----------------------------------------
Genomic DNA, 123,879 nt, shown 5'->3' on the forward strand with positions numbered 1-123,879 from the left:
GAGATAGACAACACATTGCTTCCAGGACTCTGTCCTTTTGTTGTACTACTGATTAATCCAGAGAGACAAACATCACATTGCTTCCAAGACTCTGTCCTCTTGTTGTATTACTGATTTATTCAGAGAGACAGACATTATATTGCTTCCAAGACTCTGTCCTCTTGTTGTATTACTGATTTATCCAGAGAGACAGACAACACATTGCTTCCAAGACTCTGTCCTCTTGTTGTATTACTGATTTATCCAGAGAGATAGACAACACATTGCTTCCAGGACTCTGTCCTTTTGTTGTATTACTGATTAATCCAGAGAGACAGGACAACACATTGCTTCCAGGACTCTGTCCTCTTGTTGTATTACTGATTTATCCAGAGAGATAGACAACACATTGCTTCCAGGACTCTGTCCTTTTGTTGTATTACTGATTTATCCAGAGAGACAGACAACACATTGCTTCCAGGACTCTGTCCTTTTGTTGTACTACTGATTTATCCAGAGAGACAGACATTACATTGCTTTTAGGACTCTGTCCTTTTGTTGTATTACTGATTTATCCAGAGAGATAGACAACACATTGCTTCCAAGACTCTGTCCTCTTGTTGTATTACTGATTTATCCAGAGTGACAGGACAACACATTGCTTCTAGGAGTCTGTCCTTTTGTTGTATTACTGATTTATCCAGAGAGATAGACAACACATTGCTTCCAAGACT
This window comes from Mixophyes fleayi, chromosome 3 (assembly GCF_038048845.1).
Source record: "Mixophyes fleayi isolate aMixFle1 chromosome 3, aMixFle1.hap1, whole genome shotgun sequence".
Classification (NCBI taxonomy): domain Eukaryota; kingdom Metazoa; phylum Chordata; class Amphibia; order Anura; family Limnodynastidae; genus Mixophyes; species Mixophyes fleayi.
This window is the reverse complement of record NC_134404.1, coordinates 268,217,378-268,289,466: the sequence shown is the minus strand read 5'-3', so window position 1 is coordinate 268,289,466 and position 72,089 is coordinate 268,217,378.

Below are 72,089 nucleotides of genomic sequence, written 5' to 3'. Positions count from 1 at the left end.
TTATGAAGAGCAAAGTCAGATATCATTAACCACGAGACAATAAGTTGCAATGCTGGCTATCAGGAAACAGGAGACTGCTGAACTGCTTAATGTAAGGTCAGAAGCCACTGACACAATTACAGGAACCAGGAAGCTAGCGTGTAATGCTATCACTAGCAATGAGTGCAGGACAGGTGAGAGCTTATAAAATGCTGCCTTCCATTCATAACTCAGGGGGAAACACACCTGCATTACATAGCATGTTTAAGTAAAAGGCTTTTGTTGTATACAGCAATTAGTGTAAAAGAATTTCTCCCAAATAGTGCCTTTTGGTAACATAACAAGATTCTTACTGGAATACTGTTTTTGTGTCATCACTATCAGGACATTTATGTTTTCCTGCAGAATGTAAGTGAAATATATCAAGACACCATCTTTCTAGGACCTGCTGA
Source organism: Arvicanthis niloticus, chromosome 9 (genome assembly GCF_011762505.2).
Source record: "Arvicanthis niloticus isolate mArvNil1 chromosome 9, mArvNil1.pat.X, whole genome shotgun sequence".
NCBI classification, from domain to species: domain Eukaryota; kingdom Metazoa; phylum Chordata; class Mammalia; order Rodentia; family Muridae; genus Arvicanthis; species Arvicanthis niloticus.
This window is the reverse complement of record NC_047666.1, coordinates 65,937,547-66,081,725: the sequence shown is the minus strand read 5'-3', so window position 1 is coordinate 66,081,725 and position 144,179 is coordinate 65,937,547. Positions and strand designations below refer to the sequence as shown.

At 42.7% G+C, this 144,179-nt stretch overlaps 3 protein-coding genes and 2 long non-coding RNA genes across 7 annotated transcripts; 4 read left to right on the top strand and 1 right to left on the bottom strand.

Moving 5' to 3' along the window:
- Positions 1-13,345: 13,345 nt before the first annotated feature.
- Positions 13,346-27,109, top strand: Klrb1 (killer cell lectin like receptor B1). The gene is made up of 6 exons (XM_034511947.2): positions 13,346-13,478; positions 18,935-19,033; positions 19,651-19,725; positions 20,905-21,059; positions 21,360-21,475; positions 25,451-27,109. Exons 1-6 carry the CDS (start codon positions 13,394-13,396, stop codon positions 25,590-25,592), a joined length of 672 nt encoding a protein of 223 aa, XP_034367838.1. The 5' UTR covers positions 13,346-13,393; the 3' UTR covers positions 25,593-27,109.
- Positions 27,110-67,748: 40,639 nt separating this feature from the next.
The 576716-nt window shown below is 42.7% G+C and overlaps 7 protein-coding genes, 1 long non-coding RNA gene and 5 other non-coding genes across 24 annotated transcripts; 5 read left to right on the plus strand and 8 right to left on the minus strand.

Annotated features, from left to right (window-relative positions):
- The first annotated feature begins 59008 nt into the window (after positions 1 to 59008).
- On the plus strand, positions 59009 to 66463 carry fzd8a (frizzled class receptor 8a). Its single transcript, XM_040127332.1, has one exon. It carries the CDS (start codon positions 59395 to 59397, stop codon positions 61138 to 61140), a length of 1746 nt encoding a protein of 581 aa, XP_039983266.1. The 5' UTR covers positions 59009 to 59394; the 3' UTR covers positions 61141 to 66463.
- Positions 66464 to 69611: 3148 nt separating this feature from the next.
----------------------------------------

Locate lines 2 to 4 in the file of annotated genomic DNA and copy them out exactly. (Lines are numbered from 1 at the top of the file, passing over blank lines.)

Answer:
GAGATAGACAACACATTGCTTCCAGGACTCTGTCCTTTTGTTGTACTACTGATTAATCCAGAGAGACAAACATCACATTGCTTCCAAGACTCTGTCCTCTTGTTGTATTACTGATTTATTCAGAGAGACAGACATTATATTGCTTCCAAGACTCTGTCCTCTTGTTGTATTACTGATTTATCCAGAGAGACAGACAACACATTGCTTCCAAGACTCTGTCCTCTTGTTGTATTACTGATTTATCCAGAGAGATAGACAACACATTGCTTCCAGGACTCTGTCCTTTTGTTGTATTACTGATTAATCCAGAGAGACAGGACAACACATTGCTTCCAGGACTCTGTCCTCTTGTTGTATTACTGATTTATCCAGAGAGATAGACAACACATTGCTTCCAGGACTCTGTCCTTTTGTTGTATTACTGATTTATCCAGAGAGACAGACAACACATTGCTTCCAGGACTCTGTCCTTTTGTTGTACTACTGATTTATCCAGAGAGACAGACATTACATTGCTTTTAGGACTCTGTCCTTTTGTTGTATTACTGATTTATCCAGAGAGATAGACAACACATTGCTTCCAAGACTCTGTCCTCTTGTTGTATTACTGATTTATCCAGAGTGACAGGACAACACATTGCTTCTAGGAGTCTGTCCTTTTGTTGTATTACTGATTTATCCAGAGAGATAGACAACACATTGCTTCCAAGACT
This window comes from Mixophyes fleayi, chromosome 3 (assembly GCF_038048845.1).
Source record: "Mixophyes fleayi isolate aMixFle1 chromosome 3, aMixFle1.hap1, whole genome shotgun sequence".